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This is not just another 'God' book. This is the definitive slap-down, slam-dunk, no-holds-barred prize title fight between the Divine and Richard Dawkins. Take a ringside seat as investigative journalist Ian Wishart presents the explosive scientific and historical evidence of a divinity code - an "inconvenient truth" that Dawkins and others have no credible explanation for, evidence that is turning both science and religion on their heads. Is there a rational explanation for the existence of the Universe, given the latest data? How did life arise? What about the evolution/intelligent design controversy? Aren't all religions equal? Did Jesus Christ even exist? Written in Wishart's acclaimed page-turner style, The Divinity Code is punchy, informative and easy to read... Watch as one of the country's hardest-hitting journalists turns his guns on a Zoologist (Dawkins), a Bishop (John Spong), a fellow journalist (Christopher Hitchens) and a former nun (Karen Armstrong), this is the ultimate shoot-out of the 'God' books...


...In the Prologue, Wishart takes up the gauntlet laid down by Richard Dawkins in The God Delusion, and in fact, uses Dawkins own logic and methodology to launch a counter-attack against unbelief. The prologue closes with a question from Wishart Do I succeed? I struggled with the early chapters, which focus on the Biblical account of creation, and the counter arguments from evolutionists. Perhaps that was due to my perpetual struggles with things scientific; maybe it was due to the after-effects of a long flight however I persevered, and was glad that I did. One comment though Wishart s research is thorough, and his opinions are supported by facts. For me, The Divinity Code comes alive in chapter 9, The Myth of Christ. Over the next eight chapters, Wishart draws together a wealth of evidence supporting the life, death and resurrection of Jesus and in the process, makes a compelling case. And despite his disagreements with Dawkins, with Christopher Hitchens and with Lloyd Geering, Wishart reserves his strongest condemnation for Bishop John Shelby Spong. In chapter 14, Resurrection Fact or Fiction, Wishart hoists Spong by his own petard, pointing out the absurdity of the Bishop s claims about the central nugget of Christianity . Having started with a Prologue, Wishart fittingly ends with an Epilogue where he states: I m not here to force anyone to convert..........Rather, my aim has been merely to argue the case for faith the sole task of this book has been to document the hard evidence that actually does exist in favour of the God Hypothesis So, to return to Wishart s question Do I succeed? In my case, he was preaching to the converted, so the answer is irrelevant. Read The Divinity Code for yourself, with an open mind. You ll find it challenging and thought-provoking, and Ian Wishart makes a compelling case against unbelief. --KeepingStock.blogspot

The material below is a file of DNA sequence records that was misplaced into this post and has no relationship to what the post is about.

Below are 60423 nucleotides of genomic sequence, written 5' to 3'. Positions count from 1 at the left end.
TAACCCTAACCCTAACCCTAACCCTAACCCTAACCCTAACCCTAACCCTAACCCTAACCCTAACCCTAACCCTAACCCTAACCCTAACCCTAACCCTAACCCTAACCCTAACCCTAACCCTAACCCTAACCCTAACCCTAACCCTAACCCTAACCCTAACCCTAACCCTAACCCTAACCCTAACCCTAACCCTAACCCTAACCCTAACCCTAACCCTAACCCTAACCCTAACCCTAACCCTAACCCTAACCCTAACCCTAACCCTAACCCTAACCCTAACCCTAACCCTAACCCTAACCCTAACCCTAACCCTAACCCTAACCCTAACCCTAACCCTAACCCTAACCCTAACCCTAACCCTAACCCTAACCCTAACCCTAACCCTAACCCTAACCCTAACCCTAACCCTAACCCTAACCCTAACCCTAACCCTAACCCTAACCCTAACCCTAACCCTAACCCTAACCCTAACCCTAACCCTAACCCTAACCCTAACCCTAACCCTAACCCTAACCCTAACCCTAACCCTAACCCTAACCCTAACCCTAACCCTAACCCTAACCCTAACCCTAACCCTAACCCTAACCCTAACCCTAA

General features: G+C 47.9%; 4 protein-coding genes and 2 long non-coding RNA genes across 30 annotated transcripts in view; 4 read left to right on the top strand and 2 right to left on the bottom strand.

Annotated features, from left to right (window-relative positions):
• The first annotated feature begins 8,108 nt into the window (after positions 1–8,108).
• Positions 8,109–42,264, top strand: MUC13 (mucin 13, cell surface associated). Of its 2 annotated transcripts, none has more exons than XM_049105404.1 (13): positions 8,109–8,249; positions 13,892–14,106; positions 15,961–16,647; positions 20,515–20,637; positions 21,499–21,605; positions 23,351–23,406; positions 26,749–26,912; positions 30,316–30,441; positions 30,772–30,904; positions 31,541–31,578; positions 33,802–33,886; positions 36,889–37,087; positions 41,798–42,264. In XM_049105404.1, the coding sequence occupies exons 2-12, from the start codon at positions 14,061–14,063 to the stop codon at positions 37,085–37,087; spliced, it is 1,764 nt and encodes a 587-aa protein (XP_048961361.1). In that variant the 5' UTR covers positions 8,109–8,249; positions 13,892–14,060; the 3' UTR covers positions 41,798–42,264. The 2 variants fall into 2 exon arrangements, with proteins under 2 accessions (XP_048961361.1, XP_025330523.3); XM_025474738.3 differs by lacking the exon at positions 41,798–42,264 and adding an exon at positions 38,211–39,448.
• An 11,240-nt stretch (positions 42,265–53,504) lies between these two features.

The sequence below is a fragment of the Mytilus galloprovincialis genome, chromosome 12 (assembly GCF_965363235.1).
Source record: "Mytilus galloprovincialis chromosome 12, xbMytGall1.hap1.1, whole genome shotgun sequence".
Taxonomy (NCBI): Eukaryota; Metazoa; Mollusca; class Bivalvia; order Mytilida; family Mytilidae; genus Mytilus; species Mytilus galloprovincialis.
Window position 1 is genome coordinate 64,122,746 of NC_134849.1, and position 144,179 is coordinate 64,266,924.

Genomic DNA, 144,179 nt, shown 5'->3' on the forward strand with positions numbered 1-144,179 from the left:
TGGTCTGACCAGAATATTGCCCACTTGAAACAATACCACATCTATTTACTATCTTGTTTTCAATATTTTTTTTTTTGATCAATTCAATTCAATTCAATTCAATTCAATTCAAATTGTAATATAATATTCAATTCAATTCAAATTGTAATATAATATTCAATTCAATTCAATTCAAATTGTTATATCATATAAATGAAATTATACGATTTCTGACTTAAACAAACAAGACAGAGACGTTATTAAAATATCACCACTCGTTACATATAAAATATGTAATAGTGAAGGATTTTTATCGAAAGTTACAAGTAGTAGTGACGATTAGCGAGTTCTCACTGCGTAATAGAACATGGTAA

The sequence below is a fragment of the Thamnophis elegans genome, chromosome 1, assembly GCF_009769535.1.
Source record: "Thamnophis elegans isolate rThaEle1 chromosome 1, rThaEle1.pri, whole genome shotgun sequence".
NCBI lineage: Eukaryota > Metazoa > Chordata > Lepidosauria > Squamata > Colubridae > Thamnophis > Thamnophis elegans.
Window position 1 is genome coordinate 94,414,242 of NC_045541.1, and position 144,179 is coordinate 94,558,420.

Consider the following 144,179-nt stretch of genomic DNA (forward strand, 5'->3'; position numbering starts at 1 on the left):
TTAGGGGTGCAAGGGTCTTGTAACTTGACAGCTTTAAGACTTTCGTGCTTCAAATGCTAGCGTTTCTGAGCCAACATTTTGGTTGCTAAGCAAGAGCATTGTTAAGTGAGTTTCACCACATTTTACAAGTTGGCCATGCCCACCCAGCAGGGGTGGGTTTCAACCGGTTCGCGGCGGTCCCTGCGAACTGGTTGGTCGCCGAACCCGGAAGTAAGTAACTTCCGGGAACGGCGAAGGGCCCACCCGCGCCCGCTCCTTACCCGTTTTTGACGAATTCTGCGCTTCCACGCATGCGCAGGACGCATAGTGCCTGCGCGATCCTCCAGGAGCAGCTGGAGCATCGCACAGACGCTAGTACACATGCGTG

I m having a cracking good read of another cracking good read - The Divinity Code by Ian Wishart, his follow-up book to Eve s Bite which was also a cracking good read. I don t know Wishart s following, other than that he is a Christian and came to Faith from atheism a number of years ago. The Divinity Code is one of the best *Christian* apologetic books I have read. There are a few small details that I think shows that he is not Catholic, but it is an excellent book nevertheless. Don t miss reading it if you can. --"NZ Catholic" newspaper's blog, "Being Frank"